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Rein Them In!

Entry 1920, on 2018-06-28 at 20:58:53 (Rating 3, Politics)

Many years ago, I participated in an email conversation with a random person in the US (because that's the way we "chatted" back then). I have no idea how this started, but messages went back and forwards for a few weeks on various topics and we got on quite well. After a while we discussed our jobs. I was working as a programmer and it turned out she was a student doing some sort of management or marketing degree. Of course, this was an inauspicious moment in the relationship because that is not the sort of person I usually approve of.

So I asked her what she thought she might do when she graduated. She said "I will probably do PR for a large corporation". So I replied with "So, you will be a professional liar, then?". Which was not meant to be super-critical, but in hindsight I can see how it might be seen that way!

And that was about where our email exchange ended. Who knows what damage this woman might now be doing to the state of truth in the world. She probably works for Microsoft now, or as a PR advisor to Donald Trump.

More recently, I got involved with a minor debate on Facebook regarding the advice of a political commentator to our prime minister regarding how she should handle a rather outspoken member of the government.

The commentator, Kate Hawkesby, said the "PM must rein in rogue NZ First MPs". She was specifically referring to Shane Jones, who is a member of the NZ First Party, a coalition partner with the PM's Labour Party. Jones had made some critical comments about the CEO of New Zealand's biggest company, Fonterra, which some people disapproved of.

Hawkesby has never appeared to have a great deal of credibility, and that probably wasn't helped after her marriage to Mike Hosking, who is arguably New Zealand's least credible major political commentator. But even if I don't hold the person in very high regard, I should still listen to and evaluate her comments because, as I often say, I try to criticise ideas, not people.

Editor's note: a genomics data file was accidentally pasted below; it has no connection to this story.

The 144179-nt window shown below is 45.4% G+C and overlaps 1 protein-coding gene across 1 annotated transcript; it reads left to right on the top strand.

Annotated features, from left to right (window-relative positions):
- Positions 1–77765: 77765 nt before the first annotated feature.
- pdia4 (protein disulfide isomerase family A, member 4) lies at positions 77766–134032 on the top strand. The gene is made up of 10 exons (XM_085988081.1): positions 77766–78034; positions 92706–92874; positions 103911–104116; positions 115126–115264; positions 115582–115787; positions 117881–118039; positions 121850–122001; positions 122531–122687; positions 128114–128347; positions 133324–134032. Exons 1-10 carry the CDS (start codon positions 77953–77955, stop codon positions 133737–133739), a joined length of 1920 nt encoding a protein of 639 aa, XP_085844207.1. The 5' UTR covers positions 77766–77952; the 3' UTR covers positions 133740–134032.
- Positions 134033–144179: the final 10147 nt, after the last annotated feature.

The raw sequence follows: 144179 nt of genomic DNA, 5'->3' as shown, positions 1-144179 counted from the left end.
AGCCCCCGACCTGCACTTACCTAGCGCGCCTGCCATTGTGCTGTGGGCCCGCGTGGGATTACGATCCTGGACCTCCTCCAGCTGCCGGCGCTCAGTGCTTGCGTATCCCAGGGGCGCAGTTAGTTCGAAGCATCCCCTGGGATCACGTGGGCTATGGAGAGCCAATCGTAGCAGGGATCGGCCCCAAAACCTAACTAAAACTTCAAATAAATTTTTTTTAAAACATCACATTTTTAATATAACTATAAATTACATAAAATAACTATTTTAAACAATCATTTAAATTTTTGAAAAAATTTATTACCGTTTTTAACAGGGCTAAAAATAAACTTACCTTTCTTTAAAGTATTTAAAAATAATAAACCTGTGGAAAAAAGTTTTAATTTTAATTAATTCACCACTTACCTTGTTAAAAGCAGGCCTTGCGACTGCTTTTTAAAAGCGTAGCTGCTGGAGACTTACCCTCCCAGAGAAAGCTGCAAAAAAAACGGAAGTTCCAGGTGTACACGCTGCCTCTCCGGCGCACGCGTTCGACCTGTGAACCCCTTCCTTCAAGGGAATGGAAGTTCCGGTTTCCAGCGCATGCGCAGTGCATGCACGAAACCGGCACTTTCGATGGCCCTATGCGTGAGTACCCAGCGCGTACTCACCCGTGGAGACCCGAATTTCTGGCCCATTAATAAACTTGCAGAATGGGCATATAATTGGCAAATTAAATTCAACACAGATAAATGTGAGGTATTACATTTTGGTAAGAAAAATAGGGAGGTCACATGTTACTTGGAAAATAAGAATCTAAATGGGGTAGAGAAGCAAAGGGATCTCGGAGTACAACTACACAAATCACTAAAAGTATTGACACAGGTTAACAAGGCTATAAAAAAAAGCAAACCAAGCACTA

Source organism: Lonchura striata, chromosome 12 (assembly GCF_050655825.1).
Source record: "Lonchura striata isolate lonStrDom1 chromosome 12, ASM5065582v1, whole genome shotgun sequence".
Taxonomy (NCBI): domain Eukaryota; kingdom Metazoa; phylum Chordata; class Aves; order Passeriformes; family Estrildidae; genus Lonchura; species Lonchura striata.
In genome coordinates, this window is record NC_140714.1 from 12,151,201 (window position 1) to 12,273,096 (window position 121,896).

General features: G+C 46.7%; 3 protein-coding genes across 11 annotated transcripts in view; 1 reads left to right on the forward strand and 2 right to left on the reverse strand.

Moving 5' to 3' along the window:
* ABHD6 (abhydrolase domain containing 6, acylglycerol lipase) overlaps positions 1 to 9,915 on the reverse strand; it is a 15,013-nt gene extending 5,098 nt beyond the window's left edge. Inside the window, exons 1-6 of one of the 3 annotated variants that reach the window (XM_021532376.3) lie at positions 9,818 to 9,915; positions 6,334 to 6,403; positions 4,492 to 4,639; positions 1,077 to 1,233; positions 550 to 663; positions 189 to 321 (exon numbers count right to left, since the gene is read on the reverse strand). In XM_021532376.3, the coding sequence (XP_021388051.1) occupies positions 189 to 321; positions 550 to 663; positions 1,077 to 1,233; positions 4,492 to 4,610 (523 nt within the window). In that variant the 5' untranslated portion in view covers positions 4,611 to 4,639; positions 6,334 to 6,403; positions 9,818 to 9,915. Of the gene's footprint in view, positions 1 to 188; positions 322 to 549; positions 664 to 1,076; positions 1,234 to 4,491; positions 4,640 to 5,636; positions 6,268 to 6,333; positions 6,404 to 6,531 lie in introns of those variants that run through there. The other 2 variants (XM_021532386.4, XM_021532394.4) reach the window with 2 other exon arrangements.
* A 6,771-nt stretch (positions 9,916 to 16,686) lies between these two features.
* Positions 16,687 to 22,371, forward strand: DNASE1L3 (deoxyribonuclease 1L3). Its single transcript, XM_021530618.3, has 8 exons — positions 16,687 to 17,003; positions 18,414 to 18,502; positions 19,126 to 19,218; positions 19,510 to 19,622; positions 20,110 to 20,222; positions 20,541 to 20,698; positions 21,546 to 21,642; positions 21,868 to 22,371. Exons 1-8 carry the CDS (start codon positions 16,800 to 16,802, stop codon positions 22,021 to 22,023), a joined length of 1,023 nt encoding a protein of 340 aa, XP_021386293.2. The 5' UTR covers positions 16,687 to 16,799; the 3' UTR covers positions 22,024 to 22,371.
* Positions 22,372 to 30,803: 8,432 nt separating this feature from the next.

So the question is: should politicians "toe the line" and follow their party's policies. And to extend this: are employees compelled to remain silent on problems within the organisation or company they work for, or should they communicate their true thoughts?

In other words, is the career choice of the email correspondent I discussed above useful? Do professional PR experts fulfill a valuable place in society? Should people be limited in what they can say about an organisation they are part of?

My answer - you might not be surprised to hear - is both yes and no. I think the proclamations of professional PR people are counterproductive, because many people don't take them seriously. They (quite correctly) identify them as corporate (or political) spin and ignore them. But the opinions of random people from within an organisation should also be treated with caution because they might not know much about the "big picture" or might be inaccurate in other ways.

In the end, this gets back to a philosophy I have decided to adopt in the last year or two: listen to what the person is saying rather than who is saying it. I know, this sounds just like common sense, and anything else could simply be seen as being unreasonable, but very few people even make an attempt at following this advice, and some people specifically reject it.

So I think any politician should be able to express their opinion, even if it is contrary to the official party line, but if they get it wrong there should be strong negative consequences. These might include public ridicule, and even formal actions (such as ejection from the party) for any repeated, obviously erroneous, comments.